3.13    As the government made clear when the Report was published that no extra money would be provided in connection with these recommendations, I sincerely believe that implementation of the recommendations without funding will lead to a reduction across the board in services provided by local authorities.  Instead of allegedly leading to greater protection for children, these measures could directly be responsible to putting children at risk. in all service and leave no possibility of funding for to home educating families. The much publicised shortfall in social workers to meet the existing workload would in itself suggest the necessity for further funding.


3.14    The teams from EO and HEAS, as well as many individual home educators, all provided Graham Badman with examples of best practice by local authorities.  Despite this, there was a significant failure to research this positive area and to take the lessons from it back into recommendations within the Report.  All best practice is currently based on voluntary relationships.  This respectful position has led to a greater understanding on the part of some LAs of home education, and therefore directly improved the situation for many children and their families.  In direct contrast, the fear and distressed caused by the publication of the Report has led to very many families withdrawing their voluntary relationship with their LAs and has set back relationships many years.  My own local authority, Bromley, has evidence of this and has experienced this withdrawal by families already.


3.15    As the parent of two SEN children I believe that these recommendations will have a direct, negative affect on many families in similar situations.  My own children would not be able to cope with the compulsory home visit and being seen by the LA personnel alone.  The Report suggest that  "if a child is particularly vulnerable or has particular communication needs" they may be seen in the company of another adult - not the parent or home educator.  This recommendation does not explain on whose judgement the assessment of being vulnerable or having needs would be based.  Many families who home educate may not have a formal diagnosis for their child as this is often prohibitively expensive for them to do (being outside the system and therefore not eligible for diagnosis on the NHS).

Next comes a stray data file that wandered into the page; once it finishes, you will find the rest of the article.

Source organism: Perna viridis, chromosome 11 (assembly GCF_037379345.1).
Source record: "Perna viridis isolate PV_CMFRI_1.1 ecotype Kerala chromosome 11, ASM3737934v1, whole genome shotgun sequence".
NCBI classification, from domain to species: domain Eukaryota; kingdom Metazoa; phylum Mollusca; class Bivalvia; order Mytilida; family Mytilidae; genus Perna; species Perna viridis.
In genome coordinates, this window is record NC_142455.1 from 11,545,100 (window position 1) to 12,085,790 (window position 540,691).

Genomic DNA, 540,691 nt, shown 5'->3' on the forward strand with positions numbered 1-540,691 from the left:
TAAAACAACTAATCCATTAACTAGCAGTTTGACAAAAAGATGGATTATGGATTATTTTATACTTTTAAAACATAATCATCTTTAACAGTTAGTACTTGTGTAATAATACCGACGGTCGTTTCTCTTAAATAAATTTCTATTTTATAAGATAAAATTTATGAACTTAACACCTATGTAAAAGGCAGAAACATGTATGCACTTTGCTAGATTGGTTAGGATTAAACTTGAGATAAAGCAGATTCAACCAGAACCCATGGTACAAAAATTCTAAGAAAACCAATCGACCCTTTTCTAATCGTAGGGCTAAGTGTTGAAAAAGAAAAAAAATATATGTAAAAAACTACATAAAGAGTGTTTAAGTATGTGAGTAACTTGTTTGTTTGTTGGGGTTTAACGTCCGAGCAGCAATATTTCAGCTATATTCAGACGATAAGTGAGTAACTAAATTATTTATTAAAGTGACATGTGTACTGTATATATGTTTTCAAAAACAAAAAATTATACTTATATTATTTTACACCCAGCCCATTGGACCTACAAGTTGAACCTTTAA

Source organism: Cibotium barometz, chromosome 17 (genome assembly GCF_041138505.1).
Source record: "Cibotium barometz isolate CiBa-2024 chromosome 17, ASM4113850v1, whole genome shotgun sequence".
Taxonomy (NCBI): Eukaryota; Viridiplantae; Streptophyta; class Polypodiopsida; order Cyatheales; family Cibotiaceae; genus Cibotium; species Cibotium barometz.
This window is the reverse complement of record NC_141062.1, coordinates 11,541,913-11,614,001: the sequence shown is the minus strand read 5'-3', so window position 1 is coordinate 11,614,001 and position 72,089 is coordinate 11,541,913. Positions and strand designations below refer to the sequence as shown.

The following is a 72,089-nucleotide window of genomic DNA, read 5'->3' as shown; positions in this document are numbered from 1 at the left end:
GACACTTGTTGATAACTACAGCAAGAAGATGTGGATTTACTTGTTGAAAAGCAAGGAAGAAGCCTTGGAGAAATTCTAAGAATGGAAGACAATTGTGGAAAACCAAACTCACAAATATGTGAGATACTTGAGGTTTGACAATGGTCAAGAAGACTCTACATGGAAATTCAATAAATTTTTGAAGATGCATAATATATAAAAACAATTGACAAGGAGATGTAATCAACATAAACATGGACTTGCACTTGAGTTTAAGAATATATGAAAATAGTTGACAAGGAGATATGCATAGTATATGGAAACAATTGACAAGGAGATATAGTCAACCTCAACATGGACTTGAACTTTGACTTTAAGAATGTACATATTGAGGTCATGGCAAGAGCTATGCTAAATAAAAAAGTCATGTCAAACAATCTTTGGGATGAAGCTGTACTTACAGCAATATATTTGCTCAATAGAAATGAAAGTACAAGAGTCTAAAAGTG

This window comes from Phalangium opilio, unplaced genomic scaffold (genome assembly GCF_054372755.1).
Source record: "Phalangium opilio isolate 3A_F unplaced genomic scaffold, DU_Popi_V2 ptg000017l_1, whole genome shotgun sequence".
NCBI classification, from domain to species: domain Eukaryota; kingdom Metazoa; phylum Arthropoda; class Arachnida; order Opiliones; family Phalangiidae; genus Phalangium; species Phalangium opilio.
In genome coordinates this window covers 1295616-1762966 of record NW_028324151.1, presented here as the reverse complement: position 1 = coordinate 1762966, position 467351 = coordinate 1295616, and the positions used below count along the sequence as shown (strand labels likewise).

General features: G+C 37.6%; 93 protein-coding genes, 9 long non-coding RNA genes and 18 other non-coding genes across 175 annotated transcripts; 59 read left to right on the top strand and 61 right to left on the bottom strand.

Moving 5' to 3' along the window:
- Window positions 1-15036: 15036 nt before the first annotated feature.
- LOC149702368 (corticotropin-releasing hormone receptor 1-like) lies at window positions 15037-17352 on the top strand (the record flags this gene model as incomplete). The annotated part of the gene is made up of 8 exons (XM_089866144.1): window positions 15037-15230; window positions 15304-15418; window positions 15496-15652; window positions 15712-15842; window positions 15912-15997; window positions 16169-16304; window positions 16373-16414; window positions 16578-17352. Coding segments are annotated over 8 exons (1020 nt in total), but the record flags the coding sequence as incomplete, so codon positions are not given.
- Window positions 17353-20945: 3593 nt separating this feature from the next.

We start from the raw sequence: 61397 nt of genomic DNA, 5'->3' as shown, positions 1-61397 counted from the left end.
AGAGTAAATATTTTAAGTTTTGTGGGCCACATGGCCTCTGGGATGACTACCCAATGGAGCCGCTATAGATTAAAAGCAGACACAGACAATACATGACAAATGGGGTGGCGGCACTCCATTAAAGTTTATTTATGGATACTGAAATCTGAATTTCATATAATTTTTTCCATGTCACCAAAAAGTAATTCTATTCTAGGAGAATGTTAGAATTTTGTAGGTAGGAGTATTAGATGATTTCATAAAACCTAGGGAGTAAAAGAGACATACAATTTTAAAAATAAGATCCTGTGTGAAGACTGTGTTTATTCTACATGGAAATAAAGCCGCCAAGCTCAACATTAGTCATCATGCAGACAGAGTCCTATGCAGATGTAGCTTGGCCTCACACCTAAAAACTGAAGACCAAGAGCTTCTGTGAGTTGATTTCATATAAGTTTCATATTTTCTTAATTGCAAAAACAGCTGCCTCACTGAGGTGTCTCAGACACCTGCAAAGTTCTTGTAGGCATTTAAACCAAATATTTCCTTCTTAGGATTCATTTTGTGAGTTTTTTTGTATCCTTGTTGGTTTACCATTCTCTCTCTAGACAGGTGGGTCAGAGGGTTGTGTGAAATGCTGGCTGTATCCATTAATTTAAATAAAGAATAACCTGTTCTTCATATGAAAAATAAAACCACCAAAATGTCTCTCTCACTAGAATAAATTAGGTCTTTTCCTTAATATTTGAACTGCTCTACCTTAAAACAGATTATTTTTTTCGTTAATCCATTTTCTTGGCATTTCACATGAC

3.16    In addition, many autistic children do not trust anyone beyond their parent or carer and therefore it would be impossible to find another person with whom they would be comfortable.  Beyond even that, some children would not tolerate meeting a stranger, even in their own home and in the company of another trusted adult, where they perceived the person to be a threat - which is how many of them fear anyone associated in their mind with "school".  LA personnel would need to have specialist SEN training over and above safeguarding, welfare and educational training and experience required to carry out these monitoring recommendations.

3.17    The Report demonstrates a completely failure to grasp the principles of home education.  Despite personally asserting to many home educators he met during the Review that he "got" autonomous home education, Graham's recommendations for the provision of a yearly forward plan, measurable outcomes, and "exhibition" of progress, shows that he did not in fact grasp even the basics.  The opportunity was provided to the Review team to refer to Dr Alan Thomas's extensive research in this area, but it was not taken up.

4.    Conclusion

4.1    I am deeply distressed by the inability of one submission to cover the detailed flaws in, and objections to, the Review and its Report.  I am relying heavily on the outstanding passion and knowledge of our community to make alternative submissions that cover the required points in a depth that I cannot.

September 2009